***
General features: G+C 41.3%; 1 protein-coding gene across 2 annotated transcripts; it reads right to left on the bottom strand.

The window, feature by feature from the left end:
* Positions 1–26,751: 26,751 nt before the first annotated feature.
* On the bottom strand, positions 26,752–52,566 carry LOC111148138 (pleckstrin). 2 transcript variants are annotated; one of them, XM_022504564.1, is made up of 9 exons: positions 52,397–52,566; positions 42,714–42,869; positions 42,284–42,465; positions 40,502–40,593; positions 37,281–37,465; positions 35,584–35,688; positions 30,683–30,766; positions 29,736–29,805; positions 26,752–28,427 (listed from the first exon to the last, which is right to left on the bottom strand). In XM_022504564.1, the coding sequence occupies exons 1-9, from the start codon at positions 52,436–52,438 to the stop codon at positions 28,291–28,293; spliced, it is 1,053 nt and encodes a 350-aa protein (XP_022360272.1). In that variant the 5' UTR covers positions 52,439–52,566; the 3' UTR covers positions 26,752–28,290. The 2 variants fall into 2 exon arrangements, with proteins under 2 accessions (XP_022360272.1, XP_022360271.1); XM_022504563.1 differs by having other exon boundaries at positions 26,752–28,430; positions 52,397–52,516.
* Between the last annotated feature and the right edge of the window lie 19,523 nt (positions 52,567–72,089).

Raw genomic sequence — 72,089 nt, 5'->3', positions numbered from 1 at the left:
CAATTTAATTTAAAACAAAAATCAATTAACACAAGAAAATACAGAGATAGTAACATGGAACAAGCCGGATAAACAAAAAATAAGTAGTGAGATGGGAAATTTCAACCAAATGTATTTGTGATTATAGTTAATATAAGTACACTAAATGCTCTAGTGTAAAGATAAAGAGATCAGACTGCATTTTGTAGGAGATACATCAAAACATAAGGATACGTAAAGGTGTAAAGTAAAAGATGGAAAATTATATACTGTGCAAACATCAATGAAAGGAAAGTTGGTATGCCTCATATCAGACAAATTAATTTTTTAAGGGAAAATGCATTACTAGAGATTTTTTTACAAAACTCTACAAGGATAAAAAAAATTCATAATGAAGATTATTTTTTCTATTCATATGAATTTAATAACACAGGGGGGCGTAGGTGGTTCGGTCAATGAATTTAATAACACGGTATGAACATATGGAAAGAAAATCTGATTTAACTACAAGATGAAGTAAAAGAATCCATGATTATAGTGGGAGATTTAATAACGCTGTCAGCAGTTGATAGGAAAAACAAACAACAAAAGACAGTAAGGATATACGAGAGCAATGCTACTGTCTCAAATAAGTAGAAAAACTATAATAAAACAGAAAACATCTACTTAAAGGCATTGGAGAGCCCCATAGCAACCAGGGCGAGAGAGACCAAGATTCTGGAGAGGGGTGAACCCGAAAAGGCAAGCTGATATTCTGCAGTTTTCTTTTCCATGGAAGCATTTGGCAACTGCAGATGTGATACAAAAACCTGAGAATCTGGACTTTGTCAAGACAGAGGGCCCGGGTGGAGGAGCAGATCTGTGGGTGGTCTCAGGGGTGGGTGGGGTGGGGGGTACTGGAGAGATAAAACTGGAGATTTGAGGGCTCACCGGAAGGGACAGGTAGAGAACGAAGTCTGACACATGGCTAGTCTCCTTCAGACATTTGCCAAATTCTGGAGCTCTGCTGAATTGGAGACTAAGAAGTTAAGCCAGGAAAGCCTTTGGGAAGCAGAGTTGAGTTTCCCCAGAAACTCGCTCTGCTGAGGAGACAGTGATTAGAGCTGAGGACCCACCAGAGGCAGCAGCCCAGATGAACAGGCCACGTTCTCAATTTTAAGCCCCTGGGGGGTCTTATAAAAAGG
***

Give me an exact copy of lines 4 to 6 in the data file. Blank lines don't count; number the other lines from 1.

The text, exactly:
* On the bottom strand, positions 26,752–52,566 carry LOC111148138 (pleckstrin). 2 transcript variants are annotated; one of them, XM_022504564.1, is made up of 9 exons: positions 52,397–52,566; positions 42,714–42,869; positions 42,284–42,465; positions 40,502–40,593; positions 37,281–37,465; positions 35,584–35,688; positions 30,683–30,766; positions 29,736–29,805; positions 26,752–28,427 (listed from the first exon to the last, which is right to left on the bottom strand). In XM_022504564.1, the coding sequence occupies exons 1-9, from the start codon at positions 52,436–52,438 to the stop codon at positions 28,291–28,293; spliced, it is 1,053 nt and encodes a 350-aa protein (XP_022360272.1). In that variant the 5' UTR covers positions 52,439–52,566; the 3' UTR covers positions 26,752–28,290. The 2 variants fall into 2 exon arrangements, with proteins under 2 accessions (XP_022360272.1, XP_022360271.1); XM_022504563.1 differs by having other exon boundaries at positions 26,752–28,430; positions 52,397–52,516.
* Between the last annotated feature and the right edge of the window lie 19,523 nt (positions 52,567–72,089).

Raw genomic sequence — 72,089 nt, 5'->3', positions numbered from 1 at the left: